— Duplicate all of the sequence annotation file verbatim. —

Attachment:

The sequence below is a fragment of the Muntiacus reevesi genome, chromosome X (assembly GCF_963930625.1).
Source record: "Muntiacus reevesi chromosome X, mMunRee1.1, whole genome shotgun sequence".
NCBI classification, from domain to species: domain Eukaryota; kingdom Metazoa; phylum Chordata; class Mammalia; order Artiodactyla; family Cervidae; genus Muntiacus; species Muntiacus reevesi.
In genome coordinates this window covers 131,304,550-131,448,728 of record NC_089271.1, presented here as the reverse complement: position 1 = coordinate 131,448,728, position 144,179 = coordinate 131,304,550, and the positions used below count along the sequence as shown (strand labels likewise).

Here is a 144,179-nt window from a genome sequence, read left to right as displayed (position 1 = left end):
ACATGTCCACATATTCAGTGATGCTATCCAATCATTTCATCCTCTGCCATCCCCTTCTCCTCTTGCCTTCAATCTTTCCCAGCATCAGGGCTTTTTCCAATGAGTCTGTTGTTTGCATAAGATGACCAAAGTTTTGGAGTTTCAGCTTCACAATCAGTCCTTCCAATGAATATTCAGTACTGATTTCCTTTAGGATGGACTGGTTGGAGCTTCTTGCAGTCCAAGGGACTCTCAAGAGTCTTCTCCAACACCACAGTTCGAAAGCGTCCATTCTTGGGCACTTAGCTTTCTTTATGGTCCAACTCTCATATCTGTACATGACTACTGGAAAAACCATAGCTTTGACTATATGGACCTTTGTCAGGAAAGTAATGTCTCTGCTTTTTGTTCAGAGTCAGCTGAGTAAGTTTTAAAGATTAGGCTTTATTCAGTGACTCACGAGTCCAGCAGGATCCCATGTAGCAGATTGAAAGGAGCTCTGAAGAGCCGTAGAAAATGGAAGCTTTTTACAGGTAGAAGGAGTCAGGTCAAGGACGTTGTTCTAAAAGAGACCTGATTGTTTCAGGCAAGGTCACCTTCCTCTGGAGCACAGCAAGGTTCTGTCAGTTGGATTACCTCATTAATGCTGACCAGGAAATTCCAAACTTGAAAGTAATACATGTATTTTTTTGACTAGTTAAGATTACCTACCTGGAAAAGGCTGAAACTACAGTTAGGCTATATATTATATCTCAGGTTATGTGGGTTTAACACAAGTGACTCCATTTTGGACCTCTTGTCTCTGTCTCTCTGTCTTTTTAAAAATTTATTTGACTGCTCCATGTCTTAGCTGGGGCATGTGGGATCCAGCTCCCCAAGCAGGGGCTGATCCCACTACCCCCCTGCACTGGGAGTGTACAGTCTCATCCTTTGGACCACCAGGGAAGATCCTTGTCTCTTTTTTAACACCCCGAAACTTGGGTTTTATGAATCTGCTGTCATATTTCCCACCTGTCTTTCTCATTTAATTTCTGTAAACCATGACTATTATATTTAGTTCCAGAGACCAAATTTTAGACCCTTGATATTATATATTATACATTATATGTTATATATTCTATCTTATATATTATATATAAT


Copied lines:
The sequence below is a fragment of the Muntiacus reevesi genome, chromosome X (assembly GCF_963930625.1).
Source record: "Muntiacus reevesi chromosome X, mMunRee1.1, whole genome shotgun sequence".
NCBI classification, from domain to species: domain Eukaryota; kingdom Metazoa; phylum Chordata; class Mammalia; order Artiodactyla; family Cervidae; genus Muntiacus; species Muntiacus reevesi.
In genome coordinates this window covers 131,304,550-131,448,728 of record NC_089271.1, presented here as the reverse complement: position 1 = coordinate 131,448,728, position 144,179 = coordinate 131,304,550, and the positions used below count along the sequence as shown (strand labels likewise).

Here is a 144,179-nt window from a genome sequence, read left to right as displayed (position 1 = left end):
ACATGTCCACATATTCAGTGATGCTATCCAATCATTTCATCCTCTGCCATCCCCTTCTCCTCTTGCCTTCAATCTTTCCCAGCATCAGGGCTTTTTCCAATGAGTCTGTTGTTTGCATAAGATGACCAAAGTTTTGGAGTTTCAGCTTCACAATCAGTCCTTCCAATGAATATTCAGTACTGATTTCCTTTAGGATGGACTGGTTGGAGCTTCTTGCAGTCCAAGGGACTCTCAAGAGTCTTCTCCAACACCACAGTTCGAAAGCGTCCATTCTTGGGCACTTAGCTTTCTTTATGGTCCAACTCTCATATCTGTACATGACTACTGGAAAAACCATAGCTTTGACTATATGGACCTTTGTCAGGAAAGTAATGTCTCTGCTTTTTGTTCAGAGTCAGCTGAGTAAGTTTTAAAGATTAGGCTTTATTCAGTGACTCACGAGTCCAGCAGGATCCCATGTAGCAGATTGAAAGGAGCTCTGAAGAGCCGTAGAAAATGGAAGCTTTTTACAGGTAGAAGGAGTCAGGTCAAGGACGTTGTTCTAAAAGAGACCTGATTGTTTCAGGCAAGGTCACCTTCCTCTGGAGCACAGCAAGGTTCTGTCAGTTGGATTACCTCATTAATGCTGACCAGGAAATTCCAAACTTGAAAGTAATACATGTATTTTTTTGACTAGTTAAGATTACCTACCTGGAAAAGGCTGAAACTACAGTTAGGCTATATATTATATCTCAGGTTATGTGGGTTTAACACAAGTGACTCCATTTTGGACCTCTTGTCTCTGTCTCTCTGTCTTTTTAAAAATTTATTTGACTGCTCCATGTCTTAGCTGGGGCATGTGGGATCCAGCTCCCCAAGCAGGGGCTGATCCCACTACCCCCCTGCACTGGGAGTGTACAGTCTCATCCTTTGGACCACCAGGGAAGATCCTTGTCTCTTTTTTAACACCCCGAAACTTGGGTTTTATGAATCTGCTGTCATATTTCCCACCTGTCTTTCTCATTTAATTTCTGTAAACCATGACTATTATATTTAGTTCCAGAGACCAAATTTTAGACCCTTGATATTATATATTATACATTATATGTTATATATTCTATCTTATATATTATATATAAT